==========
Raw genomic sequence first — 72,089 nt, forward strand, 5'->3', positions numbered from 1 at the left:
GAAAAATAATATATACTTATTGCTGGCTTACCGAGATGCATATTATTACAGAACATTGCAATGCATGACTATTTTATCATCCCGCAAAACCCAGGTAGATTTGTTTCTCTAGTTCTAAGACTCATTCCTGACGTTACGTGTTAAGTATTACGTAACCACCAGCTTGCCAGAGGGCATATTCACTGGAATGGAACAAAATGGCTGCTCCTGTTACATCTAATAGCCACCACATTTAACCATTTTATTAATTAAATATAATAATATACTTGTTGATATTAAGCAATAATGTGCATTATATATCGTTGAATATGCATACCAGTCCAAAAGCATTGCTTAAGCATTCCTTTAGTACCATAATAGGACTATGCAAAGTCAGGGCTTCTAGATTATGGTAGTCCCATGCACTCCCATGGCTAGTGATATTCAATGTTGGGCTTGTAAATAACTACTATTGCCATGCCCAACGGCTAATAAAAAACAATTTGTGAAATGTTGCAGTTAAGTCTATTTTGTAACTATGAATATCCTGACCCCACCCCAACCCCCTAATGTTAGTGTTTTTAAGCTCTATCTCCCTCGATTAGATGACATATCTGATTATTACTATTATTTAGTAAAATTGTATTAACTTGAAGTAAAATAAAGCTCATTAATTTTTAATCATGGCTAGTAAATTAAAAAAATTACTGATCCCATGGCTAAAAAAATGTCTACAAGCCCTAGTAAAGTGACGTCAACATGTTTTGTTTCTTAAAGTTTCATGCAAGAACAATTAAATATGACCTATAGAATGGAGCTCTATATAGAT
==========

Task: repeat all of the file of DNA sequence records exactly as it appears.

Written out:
Raw genomic sequence first — 72,089 nt, forward strand, 5'->3', positions numbered from 1 at the left:
GAAAAATAATATATACTTATTGCTGGCTTACCGAGATGCATATTATTACAGAACATTGCAATGCATGACTATTTTATCATCCCGCAAAACCCAGGTAGATTTGTTTCTCTAGTTCTAAGACTCATTCCTGACGTTACGTGTTAAGTATTACGTAACCACCAGCTTGCCAGAGGGCATATTCACTGGAATGGAACAAAATGGCTGCTCCTGTTACATCTAATAGCCACCACATTTAACCATTTTATTAATTAAATATAATAATATACTTGTTGATATTAAGCAATAATGTGCATTATATATCGTTGAATATGCATACCAGTCCAAAAGCATTGCTTAAGCATTCCTTTAGTACCATAATAGGACTATGCAAAGTCAGGGCTTCTAGATTATGGTAGTCCCATGCACTCCCATGGCTAGTGATATTCAATGTTGGGCTTGTAAATAACTACTATTGCCATGCCCAACGGCTAATAAAAAACAATTTGTGAAATGTTGCAGTTAAGTCTATTTTGTAACTATGAATATCCTGACCCCACCCCAACCCCCTAATGTTAGTGTTTTTAAGCTCTATCTCCCTCGATTAGATGACATATCTGATTATTACTATTATTTAGTAAAATTGTATTAACTTGAAGTAAAATAAAGCTCATTAATTTTTAATCATGGCTAGTAAATTAAAAAAATTACTGATCCCATGGCTAAAAAAATGTCTACAAGCCCTAGTAAAGTGACGTCAACATGTTTTGTTTCTTAAAGTTTCATGCAAGAACAATTAAATATGACCTATAGAATGGAGCTCTATATAGAT